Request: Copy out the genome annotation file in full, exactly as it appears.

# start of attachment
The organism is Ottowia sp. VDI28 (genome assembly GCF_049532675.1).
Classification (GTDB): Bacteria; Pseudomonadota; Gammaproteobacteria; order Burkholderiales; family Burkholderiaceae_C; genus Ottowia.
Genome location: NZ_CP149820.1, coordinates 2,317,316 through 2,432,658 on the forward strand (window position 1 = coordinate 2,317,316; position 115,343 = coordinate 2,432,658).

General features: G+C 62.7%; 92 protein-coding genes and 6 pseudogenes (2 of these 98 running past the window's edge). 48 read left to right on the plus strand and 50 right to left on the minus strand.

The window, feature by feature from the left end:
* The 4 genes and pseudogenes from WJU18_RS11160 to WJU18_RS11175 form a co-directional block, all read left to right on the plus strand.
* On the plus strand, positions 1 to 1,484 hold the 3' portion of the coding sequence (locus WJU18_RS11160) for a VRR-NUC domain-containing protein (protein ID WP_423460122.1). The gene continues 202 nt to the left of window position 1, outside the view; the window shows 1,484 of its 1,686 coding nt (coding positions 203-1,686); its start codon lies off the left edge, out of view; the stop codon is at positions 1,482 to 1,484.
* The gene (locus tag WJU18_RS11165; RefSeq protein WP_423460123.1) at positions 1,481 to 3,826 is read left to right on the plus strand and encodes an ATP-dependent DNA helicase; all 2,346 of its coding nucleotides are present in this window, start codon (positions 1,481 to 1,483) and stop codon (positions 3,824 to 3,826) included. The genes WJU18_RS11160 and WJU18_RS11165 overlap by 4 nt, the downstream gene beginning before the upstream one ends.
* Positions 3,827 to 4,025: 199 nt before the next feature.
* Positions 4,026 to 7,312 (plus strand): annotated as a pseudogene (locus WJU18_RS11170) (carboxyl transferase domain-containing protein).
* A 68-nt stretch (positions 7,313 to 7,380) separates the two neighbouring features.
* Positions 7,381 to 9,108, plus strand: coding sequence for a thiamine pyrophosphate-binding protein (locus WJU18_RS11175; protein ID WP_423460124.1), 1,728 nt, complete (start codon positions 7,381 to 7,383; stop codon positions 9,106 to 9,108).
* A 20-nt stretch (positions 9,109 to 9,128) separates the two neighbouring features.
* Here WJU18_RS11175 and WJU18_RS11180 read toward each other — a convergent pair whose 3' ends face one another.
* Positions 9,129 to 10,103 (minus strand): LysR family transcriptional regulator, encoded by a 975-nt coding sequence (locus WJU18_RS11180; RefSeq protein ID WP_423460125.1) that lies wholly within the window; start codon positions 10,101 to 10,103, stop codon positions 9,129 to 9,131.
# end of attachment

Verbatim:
The organism is Ottowia sp. VDI28 (genome assembly GCF_049532675.1).
Classification (GTDB): Bacteria; Pseudomonadota; Gammaproteobacteria; order Burkholderiales; family Burkholderiaceae_C; genus Ottowia.
Genome location: NZ_CP149820.1, coordinates 2,317,316 through 2,432,658 on the forward strand (window position 1 = coordinate 2,317,316; position 115,343 = coordinate 2,432,658).

General features: G+C 62.7%; 92 protein-coding genes and 6 pseudogenes (2 of these 98 running past the window's edge). 48 read left to right on the plus strand and 50 right to left on the minus strand.

The window, feature by feature from the left end:
* The 4 genes and pseudogenes from WJU18_RS11160 to WJU18_RS11175 form a co-directional block, all read left to right on the plus strand.
* On the plus strand, positions 1 to 1,484 hold the 3' portion of the coding sequence (locus WJU18_RS11160) for a VRR-NUC domain-containing protein (protein ID WP_423460122.1). The gene continues 202 nt to the left of window position 1, outside the view; the window shows 1,484 of its 1,686 coding nt (coding positions 203-1,686); its start codon lies off the left edge, out of view; the stop codon is at positions 1,482 to 1,484.
* The gene (locus tag WJU18_RS11165; RefSeq protein WP_423460123.1) at positions 1,481 to 3,826 is read left to right on the plus strand and encodes an ATP-dependent DNA helicase; all 2,346 of its coding nucleotides are present in this window, start codon (positions 1,481 to 1,483) and stop codon (positions 3,824 to 3,826) included. The genes WJU18_RS11160 and WJU18_RS11165 overlap by 4 nt, the downstream gene beginning before the upstream one ends.
* Positions 3,827 to 4,025: 199 nt before the next feature.
* Positions 4,026 to 7,312 (plus strand): annotated as a pseudogene (locus WJU18_RS11170) (carboxyl transferase domain-containing protein).
* A 68-nt stretch (positions 7,313 to 7,380) separates the two neighbouring features.
* Positions 7,381 to 9,108, plus strand: coding sequence for a thiamine pyrophosphate-binding protein (locus WJU18_RS11175; protein ID WP_423460124.1), 1,728 nt, complete (start codon positions 7,381 to 7,383; stop codon positions 9,106 to 9,108).
* A 20-nt stretch (positions 9,109 to 9,128) separates the two neighbouring features.
* Here WJU18_RS11175 and WJU18_RS11180 read toward each other — a convergent pair whose 3' ends face one another.
* Positions 9,129 to 10,103 (minus strand): LysR family transcriptional regulator, encoded by a 975-nt coding sequence (locus WJU18_RS11180; RefSeq protein ID WP_423460125.1) that lies wholly within the window; start codon positions 10,101 to 10,103, stop codon positions 9,129 to 9,131.